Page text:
Twitter Plot Summary: Hawk seeks revenge against his brother, Voltan, for killing their father. For some reason Voltan also kidnaps a Nun.
Director: Terry Marcel
Key Cast: Jack Palance, John Terry, Bernard Bresslaw, Ray Charleson, Peter O’Farrell, Patricia Quinn, Annette Crosbie
Five Point Summary:
1. Dry ice makes anything look fantastic, it seems.
2. Jack Palance is dialled up to 11.
3. The soundtrack sounds like outtakes from Jeff Wayne’s War of the Worlds.
4. It looks like the film cost about £3.50 to make…
5. Bernard Bresslaw as a giant? Sweet!
I understand that many people hold Hawk The Slayer in high regard. I can see the cult appeal of it, certainly, but I’ve never been the biggest fans of fantasy films, particularly those with a budget that must have been, at best, tens of pounds. I bet most of that was spent on the dry ice machine that seems prevalent in every scene. Much like science fiction tales, there never seems to be a middle ground when it comes to fantasy – either they’ve clearly spent a lot of money on it, or they haven’t. In this case, they clearly haven’t.
All the usual stereotypes are here – there’s the warrior hero, the dwarf, the giant and the elf. 99% of the film is shot in the woods, where a gratuitous amount of dry ice is used to both create atmosphere and distract you from the fact that they couldn’t afford any proper sets or, most likely, a location scout. The biggest budget effect, other than the dry ice machine, is a big bonfire. The rest of it is trees. Lots of trees. And dry ice. It’s clear that the writer (and also, director, as it happens) Terry Marcel envisaged a vast fantasy epic with revenge and adventure at is core, but his vision is outstripped by the realities of film making. No doubt he considered it an excellent film when he threw it together, but it really isn’t. Even when compared against contemporary fantasy it’s a poor cousin to the likes of Flash Gordon, released the same year, or Time Bandits and Clash of the Titans released the year after.
So let’s break it down into its constituent parts. The script is atrocious, rolling out every fantasy cliche in the book. The dialogue is equally as bad, falling so far on the wrong side of cheesy it’s opened it’s own dairy factory. The soundtrack as well is hideously silly, full of whistling panpipe motifs and zinging keyboards. It’s essentially a much cheaper and less impressive version of Jeff Wayne’s War of the Worlds.
Jack Palance’s performance is dialed all the way up to 11, which is appropriate for a film in this genre. Everybody else is surprisingly restrained, but that might be in response to Palance’s OTT demeanor. Either that or they’re not very good actors. John Terry (no, not that one) as Hawk only seems to have one emotional setting – vaguely disinterested. With regards to Palance, his character Voltan is clearly a misogynist, scarred by the rejection of Hawk’s bride to be and making him even more delightfully evil. Case in point – he kidnaps an Abbess at a nearby… abbey… and keeps her in a cage. When she offers to tend the wounds on his face, he snarls at her, saying “woman” with as much venom and derogatory intent he can.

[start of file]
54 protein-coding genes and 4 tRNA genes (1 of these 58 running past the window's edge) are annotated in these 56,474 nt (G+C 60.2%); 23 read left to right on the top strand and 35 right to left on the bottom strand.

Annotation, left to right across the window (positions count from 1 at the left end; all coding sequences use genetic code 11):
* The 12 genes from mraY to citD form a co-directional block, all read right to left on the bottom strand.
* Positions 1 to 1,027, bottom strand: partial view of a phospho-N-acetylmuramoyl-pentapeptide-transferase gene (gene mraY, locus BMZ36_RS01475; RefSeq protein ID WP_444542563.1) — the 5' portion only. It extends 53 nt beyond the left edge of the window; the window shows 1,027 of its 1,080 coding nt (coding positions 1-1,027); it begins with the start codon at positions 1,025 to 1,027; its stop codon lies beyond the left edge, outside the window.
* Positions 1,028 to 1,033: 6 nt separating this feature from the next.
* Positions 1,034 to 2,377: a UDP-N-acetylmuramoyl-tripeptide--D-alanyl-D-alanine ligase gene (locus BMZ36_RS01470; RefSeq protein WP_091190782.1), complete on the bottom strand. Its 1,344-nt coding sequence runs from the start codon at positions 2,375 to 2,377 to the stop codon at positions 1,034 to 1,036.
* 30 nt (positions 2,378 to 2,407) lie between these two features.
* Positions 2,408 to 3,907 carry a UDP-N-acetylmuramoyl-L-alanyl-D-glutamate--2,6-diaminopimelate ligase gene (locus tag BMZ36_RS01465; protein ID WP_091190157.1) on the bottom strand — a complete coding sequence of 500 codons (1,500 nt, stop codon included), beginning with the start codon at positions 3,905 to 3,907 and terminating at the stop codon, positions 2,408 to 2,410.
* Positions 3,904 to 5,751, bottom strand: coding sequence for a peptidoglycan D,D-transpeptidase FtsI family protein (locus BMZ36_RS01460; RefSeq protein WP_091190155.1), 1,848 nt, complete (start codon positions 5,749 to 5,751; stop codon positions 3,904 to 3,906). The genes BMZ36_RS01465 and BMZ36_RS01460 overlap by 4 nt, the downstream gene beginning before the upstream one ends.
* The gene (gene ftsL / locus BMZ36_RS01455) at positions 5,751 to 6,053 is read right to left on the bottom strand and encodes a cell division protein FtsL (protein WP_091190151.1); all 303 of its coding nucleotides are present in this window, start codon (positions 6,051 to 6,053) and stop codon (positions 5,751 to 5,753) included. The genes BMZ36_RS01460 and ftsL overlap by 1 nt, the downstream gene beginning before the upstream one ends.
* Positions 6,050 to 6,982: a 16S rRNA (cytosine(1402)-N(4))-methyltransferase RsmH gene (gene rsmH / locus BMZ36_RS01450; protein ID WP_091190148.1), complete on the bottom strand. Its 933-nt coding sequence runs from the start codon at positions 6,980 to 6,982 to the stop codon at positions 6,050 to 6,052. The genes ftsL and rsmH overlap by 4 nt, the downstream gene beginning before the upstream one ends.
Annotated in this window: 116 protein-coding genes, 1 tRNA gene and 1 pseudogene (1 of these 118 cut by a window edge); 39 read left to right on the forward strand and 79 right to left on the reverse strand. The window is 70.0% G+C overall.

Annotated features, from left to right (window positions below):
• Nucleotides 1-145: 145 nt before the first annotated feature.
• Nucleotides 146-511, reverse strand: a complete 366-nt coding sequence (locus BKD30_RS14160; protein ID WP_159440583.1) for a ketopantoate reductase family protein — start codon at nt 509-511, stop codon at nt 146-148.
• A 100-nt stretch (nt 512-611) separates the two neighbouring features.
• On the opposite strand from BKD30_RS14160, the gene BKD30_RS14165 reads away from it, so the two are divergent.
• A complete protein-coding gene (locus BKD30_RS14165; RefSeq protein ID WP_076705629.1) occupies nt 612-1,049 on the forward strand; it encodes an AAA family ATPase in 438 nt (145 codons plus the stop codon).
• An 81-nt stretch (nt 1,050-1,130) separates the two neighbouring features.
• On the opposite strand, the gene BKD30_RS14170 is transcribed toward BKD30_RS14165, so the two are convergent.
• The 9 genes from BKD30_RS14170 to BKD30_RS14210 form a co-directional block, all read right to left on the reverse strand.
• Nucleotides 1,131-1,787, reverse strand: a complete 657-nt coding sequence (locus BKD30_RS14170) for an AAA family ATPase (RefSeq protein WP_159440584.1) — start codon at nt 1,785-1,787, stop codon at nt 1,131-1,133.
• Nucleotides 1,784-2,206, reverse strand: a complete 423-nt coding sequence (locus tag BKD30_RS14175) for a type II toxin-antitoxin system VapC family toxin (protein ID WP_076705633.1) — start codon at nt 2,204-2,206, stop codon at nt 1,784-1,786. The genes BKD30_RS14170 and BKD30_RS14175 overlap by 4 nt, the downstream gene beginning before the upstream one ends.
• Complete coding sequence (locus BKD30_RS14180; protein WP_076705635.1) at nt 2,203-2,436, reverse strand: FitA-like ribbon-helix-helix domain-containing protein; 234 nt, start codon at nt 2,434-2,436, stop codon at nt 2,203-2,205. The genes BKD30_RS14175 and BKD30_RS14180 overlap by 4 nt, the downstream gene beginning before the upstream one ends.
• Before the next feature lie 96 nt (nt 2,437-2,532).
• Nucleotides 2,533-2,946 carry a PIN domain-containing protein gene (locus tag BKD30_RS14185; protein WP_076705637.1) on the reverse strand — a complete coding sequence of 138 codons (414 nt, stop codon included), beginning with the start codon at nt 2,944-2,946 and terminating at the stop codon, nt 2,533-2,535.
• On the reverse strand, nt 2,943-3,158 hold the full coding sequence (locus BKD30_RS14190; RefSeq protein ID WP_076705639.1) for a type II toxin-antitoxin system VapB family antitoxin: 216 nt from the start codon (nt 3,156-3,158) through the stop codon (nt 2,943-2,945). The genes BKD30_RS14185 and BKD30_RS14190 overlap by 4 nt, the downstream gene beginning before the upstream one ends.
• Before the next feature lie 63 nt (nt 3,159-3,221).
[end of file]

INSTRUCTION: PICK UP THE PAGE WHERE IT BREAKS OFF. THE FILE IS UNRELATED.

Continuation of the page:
The biggest surprise is Bernard Bresslaw. Best known for his appearances in the Carry On movies, he’s actually rather good in his role as the giant, even if he’s not that much taller in reality than the guy playing a dwarf. Go figure. Just when you think it can’t get any sillier, the final, climactic fight between Hawk and Voltan takes place in slow motion. All of it. Probably because in real time it’s about three seconds of film. Marcel again was probably convinced of his own excellence in the director’s chair. Rather tellingly, the rest of his directorial credits are mostly limited to such amazing televisual treats as The Bill, Heartbeat and Bergerac. No huge loss to the world of fantasy cinema there then.
This is another of those films where they were clearly angling for a sequel, but that didn’t happen. In some ways that’s a relief, because inevitably it would potentially have tarnished people’s love of this film, which maybe in hindsight would have been a good thing. The sheer amount of cheese warrants including this on a list of guilty pleasures and at a stretch as a cult classic (and calling it a classic really is a stretch), but if you consider Hawk The Slayer to be a pinnacle of the fantasy genre then there’s clearly something wrong with you. Enjoyably bad.
Favourite scene: Uniting the team to hunt Voltan. It’s almost a montage. Almost.
Quote: “I am no messenger. But I will give you a message. The message of DEATH!”
Silly Moment: The flashback to Hawk’s youth and we see not only a supposedly younger Voltan (who apparently hasn’t aged in years) but the entire flashback sequence limited to three square foot of land next to a river.